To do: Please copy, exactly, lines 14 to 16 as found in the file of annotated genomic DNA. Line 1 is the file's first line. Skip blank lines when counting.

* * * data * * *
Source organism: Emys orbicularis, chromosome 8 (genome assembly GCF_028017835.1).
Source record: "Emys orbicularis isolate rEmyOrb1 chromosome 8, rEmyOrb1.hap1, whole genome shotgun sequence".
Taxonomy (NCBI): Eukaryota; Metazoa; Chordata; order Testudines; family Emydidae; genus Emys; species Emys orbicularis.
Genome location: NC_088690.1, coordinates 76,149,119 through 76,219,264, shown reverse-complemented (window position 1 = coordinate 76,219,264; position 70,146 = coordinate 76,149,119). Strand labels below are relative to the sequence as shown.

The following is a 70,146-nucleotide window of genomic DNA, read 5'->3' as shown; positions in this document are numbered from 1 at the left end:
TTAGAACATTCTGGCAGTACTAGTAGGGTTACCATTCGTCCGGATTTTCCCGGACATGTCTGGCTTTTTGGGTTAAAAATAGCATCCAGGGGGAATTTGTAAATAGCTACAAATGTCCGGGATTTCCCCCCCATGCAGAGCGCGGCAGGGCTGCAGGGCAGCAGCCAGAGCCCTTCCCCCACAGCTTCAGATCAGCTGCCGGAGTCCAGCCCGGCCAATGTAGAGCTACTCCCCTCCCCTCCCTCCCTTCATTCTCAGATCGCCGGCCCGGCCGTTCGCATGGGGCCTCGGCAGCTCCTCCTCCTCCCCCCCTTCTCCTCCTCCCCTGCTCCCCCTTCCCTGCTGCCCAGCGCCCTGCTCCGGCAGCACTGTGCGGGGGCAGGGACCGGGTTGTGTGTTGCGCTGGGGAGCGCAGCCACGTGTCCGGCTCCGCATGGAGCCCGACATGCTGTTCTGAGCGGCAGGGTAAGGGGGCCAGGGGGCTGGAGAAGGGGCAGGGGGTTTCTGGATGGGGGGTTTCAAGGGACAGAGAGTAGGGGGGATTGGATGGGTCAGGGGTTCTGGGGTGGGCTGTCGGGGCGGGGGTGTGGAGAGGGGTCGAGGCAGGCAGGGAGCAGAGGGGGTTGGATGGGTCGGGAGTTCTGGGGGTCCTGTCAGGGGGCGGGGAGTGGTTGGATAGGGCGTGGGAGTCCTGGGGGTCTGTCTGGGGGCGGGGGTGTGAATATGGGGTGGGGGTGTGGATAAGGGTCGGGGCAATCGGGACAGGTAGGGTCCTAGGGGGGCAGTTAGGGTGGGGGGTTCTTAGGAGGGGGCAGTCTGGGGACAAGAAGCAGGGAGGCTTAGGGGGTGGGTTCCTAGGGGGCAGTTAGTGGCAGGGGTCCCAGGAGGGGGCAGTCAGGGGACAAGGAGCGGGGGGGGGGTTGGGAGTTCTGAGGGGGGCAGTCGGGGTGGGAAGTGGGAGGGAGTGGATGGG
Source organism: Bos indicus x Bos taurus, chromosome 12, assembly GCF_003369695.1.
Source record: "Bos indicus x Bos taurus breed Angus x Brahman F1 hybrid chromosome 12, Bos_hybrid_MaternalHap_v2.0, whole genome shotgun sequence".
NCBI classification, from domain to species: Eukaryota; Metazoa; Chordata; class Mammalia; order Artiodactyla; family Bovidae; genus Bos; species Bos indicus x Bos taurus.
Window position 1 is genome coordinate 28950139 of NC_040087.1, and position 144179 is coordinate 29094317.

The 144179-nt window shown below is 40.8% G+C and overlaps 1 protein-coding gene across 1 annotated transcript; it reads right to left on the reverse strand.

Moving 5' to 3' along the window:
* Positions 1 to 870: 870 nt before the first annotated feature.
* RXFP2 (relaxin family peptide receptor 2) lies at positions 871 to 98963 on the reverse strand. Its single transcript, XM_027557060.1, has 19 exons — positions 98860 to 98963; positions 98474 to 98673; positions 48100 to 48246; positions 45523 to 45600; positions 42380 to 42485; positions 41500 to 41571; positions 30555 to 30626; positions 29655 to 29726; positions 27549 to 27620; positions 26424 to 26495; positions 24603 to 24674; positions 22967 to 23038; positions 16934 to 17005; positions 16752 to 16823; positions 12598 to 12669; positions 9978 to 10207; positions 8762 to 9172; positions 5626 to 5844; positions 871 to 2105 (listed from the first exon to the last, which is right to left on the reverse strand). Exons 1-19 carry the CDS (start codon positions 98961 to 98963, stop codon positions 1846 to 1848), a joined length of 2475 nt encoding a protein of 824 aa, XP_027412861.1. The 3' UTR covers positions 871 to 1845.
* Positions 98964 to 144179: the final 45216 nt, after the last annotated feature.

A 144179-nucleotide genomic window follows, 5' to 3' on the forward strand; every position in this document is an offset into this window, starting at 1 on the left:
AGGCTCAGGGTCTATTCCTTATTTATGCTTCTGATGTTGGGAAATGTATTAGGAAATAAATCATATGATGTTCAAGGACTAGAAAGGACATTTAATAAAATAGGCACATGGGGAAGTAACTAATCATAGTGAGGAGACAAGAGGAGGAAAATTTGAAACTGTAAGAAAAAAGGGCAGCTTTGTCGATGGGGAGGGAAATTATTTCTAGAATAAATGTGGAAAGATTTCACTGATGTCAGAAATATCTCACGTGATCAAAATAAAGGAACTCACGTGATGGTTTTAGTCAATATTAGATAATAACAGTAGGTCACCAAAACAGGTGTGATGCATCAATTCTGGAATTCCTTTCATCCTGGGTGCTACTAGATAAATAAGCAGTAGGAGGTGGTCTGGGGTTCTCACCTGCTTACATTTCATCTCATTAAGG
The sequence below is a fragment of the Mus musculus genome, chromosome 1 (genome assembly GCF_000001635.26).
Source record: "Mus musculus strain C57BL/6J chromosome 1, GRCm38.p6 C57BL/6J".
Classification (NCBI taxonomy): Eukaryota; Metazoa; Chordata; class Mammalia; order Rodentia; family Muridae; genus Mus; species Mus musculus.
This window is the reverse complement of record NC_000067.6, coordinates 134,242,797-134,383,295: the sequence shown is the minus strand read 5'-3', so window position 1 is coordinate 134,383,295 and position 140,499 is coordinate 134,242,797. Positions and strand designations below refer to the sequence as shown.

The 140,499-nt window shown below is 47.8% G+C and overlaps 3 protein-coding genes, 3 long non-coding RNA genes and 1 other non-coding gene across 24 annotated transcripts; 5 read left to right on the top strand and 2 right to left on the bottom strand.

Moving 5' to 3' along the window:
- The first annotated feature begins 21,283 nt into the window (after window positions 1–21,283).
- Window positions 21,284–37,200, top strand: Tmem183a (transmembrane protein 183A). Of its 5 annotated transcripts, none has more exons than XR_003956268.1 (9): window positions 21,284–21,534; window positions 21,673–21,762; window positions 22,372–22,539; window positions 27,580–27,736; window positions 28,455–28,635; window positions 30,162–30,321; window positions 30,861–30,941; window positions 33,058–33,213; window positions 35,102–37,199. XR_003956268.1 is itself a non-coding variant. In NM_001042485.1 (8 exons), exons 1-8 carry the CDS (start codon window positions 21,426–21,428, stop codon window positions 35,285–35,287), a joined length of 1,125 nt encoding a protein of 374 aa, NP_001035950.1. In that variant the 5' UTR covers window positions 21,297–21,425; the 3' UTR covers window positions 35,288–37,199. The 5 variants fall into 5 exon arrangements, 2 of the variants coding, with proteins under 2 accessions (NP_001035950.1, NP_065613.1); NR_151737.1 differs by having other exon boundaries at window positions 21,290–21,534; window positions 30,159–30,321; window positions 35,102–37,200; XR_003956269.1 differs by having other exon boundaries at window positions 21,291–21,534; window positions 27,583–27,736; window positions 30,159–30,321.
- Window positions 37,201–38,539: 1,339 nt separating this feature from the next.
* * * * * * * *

* RXFP2 (relaxin family peptide receptor 2) lies at positions 871 to 98963 on the reverse strand. Its single transcript, XM_027557060.1, has 19 exons — positions 98860 to 98963; positions 98474 to 98673; positions 48100 to 48246; positions 45523 to 45600; positions 42380 to 42485; positions 41500 to 41571; positions 30555 to 30626; positions 29655 to 29726; positions 27549 to 27620; positions 26424 to 26495; positions 24603 to 24674; positions 22967 to 23038; positions 16934 to 17005; positions 16752 to 16823; positions 12598 to 12669; positions 9978 to 10207; positions 8762 to 9172; positions 5626 to 5844; positions 871 to 2105 (listed from the first exon to the last, which is right to left on the reverse strand). Exons 1-19 carry the CDS (start codon positions 98961 to 98963, stop codon positions 1846 to 1848), a joined length of 2475 nt encoding a protein of 824 aa, XP_027412861.1. The 3' UTR covers positions 871 to 1845.
* Positions 98964 to 144179: the final 45216 nt, after the last annotated feature.

A 144179-nucleotide genomic window follows, 5' to 3' on the forward strand; every position in this document is an offset into this window, starting at 1 on the left: